Year We Fell from Space
by King, Amy Sarig






Seeing remarkable patterns and pictures in a night sky that were introduced to her by her now-absent father, Liberty struggles with inconsistencies in her family's views while trying to map out a better future. By the award-winning author of Me and Marvin Gardens.





Amy Sarig King is the author of Me and Marvin Gardens, a Washington Post Best Book of the Year. She has also published many critically acclaimed young adult novels under the name A. S. King, including Please Ignore Vera Dietz, which was named a Michael L. Printz Honor Book, and Ask the Passengers, which won the Los Angeles Times Book Prize. After many years farming abroad, she now lives back in southeastern Pennsylvania, with her family. Visit her website at www.as-king.com and follow her on Twitter at @AS_King.





*Starred Review* Twelve-year-old Liberty learns that her dad suffers from depression-and begins feeling her own symptoms-throughout the year of her parents' divorce. As a young astronomer, Liberty had always found comfort in drawing original star maps, and it was her dream to change the way people see the heavens, but she leaves her hobby behind as she sinks into a morass of anger and confusion. When she asks the stars to reunite her parents, they answer by sending a meteorite crashing into her backyard. The heavy rock becomes her sounding board as she grapples with her father's new lifestyle, her mom and little sister's own fallout, and the fact that reconciliation won't happen. This is a deeply emotional book, immersed in Liberty's first-person introspection, but it never drags, propelled by the suspense of interfamilial tension and King's (Me and Marvin Gardens, 2017) beautifully efficient prose. It's also a sad, utterly honest book, capturing the grief, longing, and loss of divorce. Liberty's depression seeps through the pages, and readers may themselves sink at times. The ending, however, remarkably offers hope and healing without minimizing the lingering realities of depression and separation. This is required reading for both children and parents of divorce, all of whom will find themselves reflected in this heartachingly cathartic tale of family, mental health, and coping. Grades 5-8. Copyright 2019 Booklist Reviews.





*Starred Review* Twelve-year-old Liberty learns that her dad suffers from depression-and begins feeling her own symptoms-throughout the year of her parents' divorce. As a young astronomer, Liberty had always found comfort in drawing original star maps, and it was her dream to change the way people see the heavens, but she leaves her hobby behind as she sinks into a morass of anger and confusion. When she asks the stars to reunite her parents, they answer by sending a meteorite crashing into her backyard. The heavy rock becomes her sounding board as she grapples with her father's new lifestyle, her mom and little sister's own fallout, and the fact that reconciliation won't happen. This is a deeply emotional book, immersed in Liberty's first-person introspection, but it never drags, propelled by the suspense of interfamilial tension and King's (Me and Marvin Gardens, 2017) beautifully efficient prose. It's also a sad, utterly honest book, capturing the grief, longing, and loss of divorce. Liberty's depression seeps through the pages, and readers may themselves sink at times. The ending, however, remarkably offers hope and healing without minimizing the lingering realities of depression and separation. This is required reading for both children and parents of divorce, all of whom will find themselves reflected in this heartachingly cathartic tale of family, mental health, and coping. Grades 5-8. Copyright 2019 Booklist Reviews.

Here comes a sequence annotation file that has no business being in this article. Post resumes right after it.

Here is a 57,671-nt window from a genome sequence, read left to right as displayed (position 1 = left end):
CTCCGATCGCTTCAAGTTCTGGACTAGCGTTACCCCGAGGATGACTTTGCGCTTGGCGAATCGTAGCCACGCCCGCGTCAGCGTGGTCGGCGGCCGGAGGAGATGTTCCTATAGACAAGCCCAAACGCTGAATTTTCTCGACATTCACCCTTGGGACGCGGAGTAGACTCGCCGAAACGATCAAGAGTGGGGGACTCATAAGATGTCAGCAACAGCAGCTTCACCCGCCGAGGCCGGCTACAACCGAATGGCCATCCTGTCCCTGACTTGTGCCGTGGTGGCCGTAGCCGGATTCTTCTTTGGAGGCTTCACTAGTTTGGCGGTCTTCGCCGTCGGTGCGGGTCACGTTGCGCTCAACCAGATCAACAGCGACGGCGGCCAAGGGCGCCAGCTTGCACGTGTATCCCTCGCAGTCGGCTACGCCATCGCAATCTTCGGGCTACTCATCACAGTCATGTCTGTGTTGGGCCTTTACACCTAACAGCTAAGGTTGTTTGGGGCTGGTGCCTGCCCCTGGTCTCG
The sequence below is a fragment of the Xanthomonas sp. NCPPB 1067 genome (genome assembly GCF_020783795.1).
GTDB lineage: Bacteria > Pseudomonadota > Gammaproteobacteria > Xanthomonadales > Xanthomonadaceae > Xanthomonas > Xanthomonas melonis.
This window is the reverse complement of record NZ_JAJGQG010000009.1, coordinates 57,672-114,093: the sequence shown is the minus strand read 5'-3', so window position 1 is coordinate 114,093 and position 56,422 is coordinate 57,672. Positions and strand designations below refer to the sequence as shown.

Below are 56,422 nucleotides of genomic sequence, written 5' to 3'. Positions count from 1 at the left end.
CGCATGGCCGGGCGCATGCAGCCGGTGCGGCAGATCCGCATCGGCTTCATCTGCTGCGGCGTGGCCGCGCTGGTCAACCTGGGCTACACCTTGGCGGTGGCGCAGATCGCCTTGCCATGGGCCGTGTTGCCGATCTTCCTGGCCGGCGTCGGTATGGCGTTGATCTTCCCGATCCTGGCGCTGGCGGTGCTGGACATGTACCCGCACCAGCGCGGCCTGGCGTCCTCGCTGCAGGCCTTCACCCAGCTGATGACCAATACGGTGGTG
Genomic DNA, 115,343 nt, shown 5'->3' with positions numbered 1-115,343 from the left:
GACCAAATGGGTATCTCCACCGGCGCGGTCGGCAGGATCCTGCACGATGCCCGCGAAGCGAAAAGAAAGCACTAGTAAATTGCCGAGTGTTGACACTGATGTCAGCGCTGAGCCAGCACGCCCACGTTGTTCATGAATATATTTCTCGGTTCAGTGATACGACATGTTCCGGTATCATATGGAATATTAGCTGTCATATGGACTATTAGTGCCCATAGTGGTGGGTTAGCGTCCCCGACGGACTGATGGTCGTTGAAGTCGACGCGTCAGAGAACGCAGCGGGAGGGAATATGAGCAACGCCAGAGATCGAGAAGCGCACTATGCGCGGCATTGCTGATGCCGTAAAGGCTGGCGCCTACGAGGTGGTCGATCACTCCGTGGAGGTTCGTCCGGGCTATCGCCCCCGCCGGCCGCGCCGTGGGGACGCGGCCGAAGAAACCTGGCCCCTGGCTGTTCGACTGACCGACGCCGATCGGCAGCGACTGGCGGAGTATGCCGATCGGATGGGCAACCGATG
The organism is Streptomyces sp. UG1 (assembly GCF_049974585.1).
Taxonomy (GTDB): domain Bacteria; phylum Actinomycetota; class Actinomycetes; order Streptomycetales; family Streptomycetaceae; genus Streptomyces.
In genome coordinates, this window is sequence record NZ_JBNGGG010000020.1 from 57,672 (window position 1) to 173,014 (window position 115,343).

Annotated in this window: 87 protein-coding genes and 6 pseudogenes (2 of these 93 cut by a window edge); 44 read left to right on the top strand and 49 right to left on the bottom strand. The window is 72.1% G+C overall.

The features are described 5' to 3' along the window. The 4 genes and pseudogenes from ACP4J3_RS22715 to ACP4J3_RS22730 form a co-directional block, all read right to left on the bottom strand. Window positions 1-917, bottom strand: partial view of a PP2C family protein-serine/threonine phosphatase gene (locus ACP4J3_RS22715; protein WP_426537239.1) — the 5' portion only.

After her parents separate, a Pennsylvania preteen struggles to accept the new normal. Liberty, 12, loves creating star maps and connecting stars in new patterns, forming new constellations (rendered by Goffi). After their dad moves out, she and her anxious little sister, Jilly, 9, don't see him for months. Their mother avoids answering questions. Lib abandons her star maps; the promise and possibilities they represented no longer feel real. Peer relationships suffer, too. Former friend Leah "excommunicates" her. Finn, offspring of another rocky marriage, ignores her. Being shunned isn't all bad; Lib enjoys eating lunch with a fellow outcast, Iranian American Malik (other characters default to white). Reconnecting with Dad, the girls are upset to learn he's dating. Desperate to restore her family, Lib bargains with the stars and meteorite she lugged home, utilizing magical thinking to bring about Dad's return. Counseling helps, too. Lib may not be clinically depressed like Dad, but what ails her is equally huge. "We co-own a divorce. Split four ways," she tells him. "It's ours." Lib's precise, present-tense narration sensitively reveals how divorce changes each family member, not just their relationships. It's a painful truth, but for Lib, sharing that hard-won insight is also empowering. Acclaimed as a YA novelist (Dig, 2019, etc.), King pens a middle-grade book that will especially resonate with readers confronting or affected by family turmoil. Quietly compelling. (author's note, resources) (Fiction. 8-12) Copyright Kirkus 2019 Kirkus/BPI Communications. All rights reserved.






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